Last Updated: 9 September 2022

Cross Platform Custom Azure DevOps Build Task Using Typescript

You may have alread seen our article on creating custom build tasks using Powershell and a custom .Net Core / .Net 6 CLI tool written in C#. It is also possible to create a true cross-platform custom build task that uses node.js and Typescript instead of the Powershell / C# combination described in that article.

It is possible to package and publish your custom tasks to make them available for installation into any Azure DevOps organization, or to just the organizations you choose. This is appropriate if, for example, you intend to allow a more self-service approach to your DevOps teams, or if you want to share your tasks publicly. This guide assumes you already have node.js installed, and have the TFX extension. See our Powershell & C# custom task guide for how to do this.

Looking to create a custom build task using Powershell and C# instead? Check out our guide here!

Step 1 - Initialize Your Task

Create a folder called 'MyCustomTask', then from a command line within that directory, initialize your task:

        npm init --yes
        npm install @types/node --save-dev
        npm install @types/q --save-dev
        npm install mocha --save-dev -g
        npm install sync-request --save-dev
        npm install @types/mocha --save-dev
        npm install azure-pipelines-task-lib --save
        npm install typescript@4.0.2 -g --save-dev
        echo node_modules > .gitignore
        tsc --init --target es6

This adds some package dependencies, including a utility task library provided by Microsoft. This library provides functions to interact with Azure DevOps and provides logging, ways to with user parameters, and the ability to indicate success/failure. It also provides functions to run external tools and commands. If you are running these commands from Powershell and get an error from the 'tsc' comnmand around execution policies, run the following and retry:

        Set-ExecutionPolicy -Scope Process -ExecutionPolicy Bypass

Step 2 - Task Definition

Create a file called task.json, and save it into your MyCustomTask folder. This is broadly the same as the one we previously discussed in the Powershell / C# example, but specifies a node.js target instead:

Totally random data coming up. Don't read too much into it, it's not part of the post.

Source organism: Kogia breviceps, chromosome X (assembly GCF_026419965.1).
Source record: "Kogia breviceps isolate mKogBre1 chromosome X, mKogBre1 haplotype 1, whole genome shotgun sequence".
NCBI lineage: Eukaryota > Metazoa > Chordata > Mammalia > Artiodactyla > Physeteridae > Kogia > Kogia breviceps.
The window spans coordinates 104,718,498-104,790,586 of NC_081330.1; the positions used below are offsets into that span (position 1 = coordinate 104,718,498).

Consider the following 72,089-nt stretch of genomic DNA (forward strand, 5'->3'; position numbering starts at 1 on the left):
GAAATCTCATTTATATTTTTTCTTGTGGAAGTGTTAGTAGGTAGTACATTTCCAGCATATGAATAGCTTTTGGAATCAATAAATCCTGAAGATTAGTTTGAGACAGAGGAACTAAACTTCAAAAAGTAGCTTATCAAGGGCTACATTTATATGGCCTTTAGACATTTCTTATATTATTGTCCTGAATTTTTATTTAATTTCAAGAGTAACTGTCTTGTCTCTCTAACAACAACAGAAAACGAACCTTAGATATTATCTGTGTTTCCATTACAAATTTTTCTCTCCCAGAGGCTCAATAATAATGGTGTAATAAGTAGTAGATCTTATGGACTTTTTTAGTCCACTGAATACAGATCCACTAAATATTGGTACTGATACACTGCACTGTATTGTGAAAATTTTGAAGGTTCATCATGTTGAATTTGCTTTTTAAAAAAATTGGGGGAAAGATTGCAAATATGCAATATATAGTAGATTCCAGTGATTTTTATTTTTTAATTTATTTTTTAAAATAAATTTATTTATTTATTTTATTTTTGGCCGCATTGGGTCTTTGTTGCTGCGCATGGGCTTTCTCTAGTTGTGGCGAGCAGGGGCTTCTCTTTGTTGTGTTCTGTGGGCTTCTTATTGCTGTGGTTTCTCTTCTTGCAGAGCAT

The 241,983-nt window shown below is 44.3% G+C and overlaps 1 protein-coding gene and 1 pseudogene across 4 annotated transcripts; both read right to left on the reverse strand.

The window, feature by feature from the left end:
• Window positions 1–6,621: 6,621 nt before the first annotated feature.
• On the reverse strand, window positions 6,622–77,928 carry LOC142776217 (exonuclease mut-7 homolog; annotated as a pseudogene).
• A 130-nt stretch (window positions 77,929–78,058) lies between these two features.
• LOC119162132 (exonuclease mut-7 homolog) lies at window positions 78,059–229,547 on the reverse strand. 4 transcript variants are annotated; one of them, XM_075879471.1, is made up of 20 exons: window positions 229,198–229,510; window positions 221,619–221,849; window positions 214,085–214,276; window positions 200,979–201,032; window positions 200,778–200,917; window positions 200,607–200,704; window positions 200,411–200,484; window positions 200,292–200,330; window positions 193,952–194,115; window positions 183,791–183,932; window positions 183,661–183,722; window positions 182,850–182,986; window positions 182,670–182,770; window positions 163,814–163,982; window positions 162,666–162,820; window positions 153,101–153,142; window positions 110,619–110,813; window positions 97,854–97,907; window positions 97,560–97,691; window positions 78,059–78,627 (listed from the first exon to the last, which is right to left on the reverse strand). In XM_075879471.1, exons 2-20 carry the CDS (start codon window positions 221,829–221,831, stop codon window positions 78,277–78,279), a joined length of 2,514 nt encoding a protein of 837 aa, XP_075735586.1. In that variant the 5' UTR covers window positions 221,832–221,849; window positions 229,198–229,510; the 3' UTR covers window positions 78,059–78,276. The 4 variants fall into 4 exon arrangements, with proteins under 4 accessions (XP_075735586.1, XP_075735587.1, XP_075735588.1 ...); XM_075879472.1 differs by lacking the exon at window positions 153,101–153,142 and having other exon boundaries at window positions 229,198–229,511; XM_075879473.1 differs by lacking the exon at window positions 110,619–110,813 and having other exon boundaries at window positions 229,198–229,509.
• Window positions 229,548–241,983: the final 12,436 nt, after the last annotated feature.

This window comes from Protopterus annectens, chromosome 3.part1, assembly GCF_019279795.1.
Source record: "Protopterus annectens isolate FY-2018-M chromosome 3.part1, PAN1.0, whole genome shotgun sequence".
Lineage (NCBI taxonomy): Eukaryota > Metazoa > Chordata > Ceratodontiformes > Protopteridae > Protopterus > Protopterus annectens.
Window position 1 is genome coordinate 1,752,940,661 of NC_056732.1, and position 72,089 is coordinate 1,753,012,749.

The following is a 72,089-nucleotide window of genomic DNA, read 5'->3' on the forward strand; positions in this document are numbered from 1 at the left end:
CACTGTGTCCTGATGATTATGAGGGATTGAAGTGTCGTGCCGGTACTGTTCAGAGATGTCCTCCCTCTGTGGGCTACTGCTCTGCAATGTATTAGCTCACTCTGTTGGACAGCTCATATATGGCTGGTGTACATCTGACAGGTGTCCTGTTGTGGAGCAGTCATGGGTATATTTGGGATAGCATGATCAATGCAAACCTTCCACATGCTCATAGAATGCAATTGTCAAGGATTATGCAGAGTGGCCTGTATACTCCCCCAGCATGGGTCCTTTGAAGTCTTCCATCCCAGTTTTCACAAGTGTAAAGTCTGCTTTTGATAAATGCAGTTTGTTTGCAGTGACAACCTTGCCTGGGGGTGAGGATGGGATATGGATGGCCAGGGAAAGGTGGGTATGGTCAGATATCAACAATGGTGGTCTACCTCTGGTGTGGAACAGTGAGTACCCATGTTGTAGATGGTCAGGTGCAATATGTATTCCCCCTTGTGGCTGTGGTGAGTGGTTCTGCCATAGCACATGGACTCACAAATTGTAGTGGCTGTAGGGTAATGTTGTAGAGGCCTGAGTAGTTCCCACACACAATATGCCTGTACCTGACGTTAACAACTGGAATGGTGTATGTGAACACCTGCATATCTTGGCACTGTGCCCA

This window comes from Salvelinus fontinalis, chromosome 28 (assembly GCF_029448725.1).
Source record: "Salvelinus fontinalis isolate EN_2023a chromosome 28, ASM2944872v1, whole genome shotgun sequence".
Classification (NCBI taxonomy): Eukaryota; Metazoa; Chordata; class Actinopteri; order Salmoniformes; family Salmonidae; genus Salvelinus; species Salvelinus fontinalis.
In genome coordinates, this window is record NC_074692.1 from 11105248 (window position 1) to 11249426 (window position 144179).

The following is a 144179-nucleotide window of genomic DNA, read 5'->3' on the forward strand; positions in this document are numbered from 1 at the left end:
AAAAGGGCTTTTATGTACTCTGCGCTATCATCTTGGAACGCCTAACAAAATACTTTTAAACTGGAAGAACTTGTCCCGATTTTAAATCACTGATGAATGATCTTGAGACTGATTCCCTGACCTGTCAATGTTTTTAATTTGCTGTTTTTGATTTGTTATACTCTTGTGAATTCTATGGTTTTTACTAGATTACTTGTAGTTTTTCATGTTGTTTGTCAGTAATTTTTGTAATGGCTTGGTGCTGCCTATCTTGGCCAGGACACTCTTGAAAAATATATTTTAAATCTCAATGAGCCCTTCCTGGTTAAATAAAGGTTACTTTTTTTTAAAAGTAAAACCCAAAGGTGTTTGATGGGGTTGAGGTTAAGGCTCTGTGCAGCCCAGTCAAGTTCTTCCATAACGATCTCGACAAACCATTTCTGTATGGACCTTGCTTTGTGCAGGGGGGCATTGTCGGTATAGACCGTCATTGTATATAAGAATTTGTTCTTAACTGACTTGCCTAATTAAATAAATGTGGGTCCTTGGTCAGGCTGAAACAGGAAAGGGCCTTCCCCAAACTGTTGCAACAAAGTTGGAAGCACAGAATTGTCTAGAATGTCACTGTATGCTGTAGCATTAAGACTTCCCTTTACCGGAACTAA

"$schema": "",
            "id": "YOUR-GENERATED-GUID-HERE",
            "name": "MyCustomTask",
            "friendlyName": "Demo Task",
            "description": "This is a demo task.",
	        "helpMarkDown": "For more information about this task, visit",
            "category": "Azure Pipelines",
            "author": "Joe Bloggs",
            "version": {
                "Major": 1,
                "Minor": 0,
                "Patch": 0
            "instanceNameFormat": "MyCustomTask",
            "inputs": [
                    "name": "someString",
                    "type": "string",
                    "label": "Some string",
                    "required": true,
                    "helpMarkDown": "This is an example string input"
                    "name": "anotherString",
                    "type": "string",
                    "label": "Another string",
                    "required": false,
                    "helpMarkDown": "This is another example",
                    "defaultValue": "Hello World"
            "execution": {
                "Node10": {
                    "target": "index.js"

Step 3 - Create Your Script

Create a script using the scaffolding template below, this will be where the bulk of your logic will go:

        import tl = require('azure-pipelines-task-lib/task');
        import tr = require('azure-pipelines-task-lib/toolrunner');

        async function run() {
            try {
                console.log('##[warning] This is how to log a warning');

                const someString: string | undefined = tl.getInput('someString', true);
                console.log('Some String: ', someString);

                const anotherString: string | undefined = tl.getInput('anotherString', false);
                console.log('Another String: ', anotherString);

                console.log('##[error] This is how to log an error');
            catch (err) {
                tl.setResult(tl.TaskResult.Failed, err.message);


Step 4 - Compile To Javascript

Compile your .ts file into .js using the following command (run from inside the folder you created above). If successful, you will now also have an index.js file present:


Step 5 - Upload to Azure DevOps

Use the following commands to upload your new task to Azure DevOps:

        tfx login --authType pat
        tfx build tasks upload --task-path C:\temp\MyCustomTask\Task

For further information on installing node.js, the TFX command line tool, and setting up a Personal Access Token to authenticate with Azure DevOps, see our original article on custom build tasks with Powershell and C#.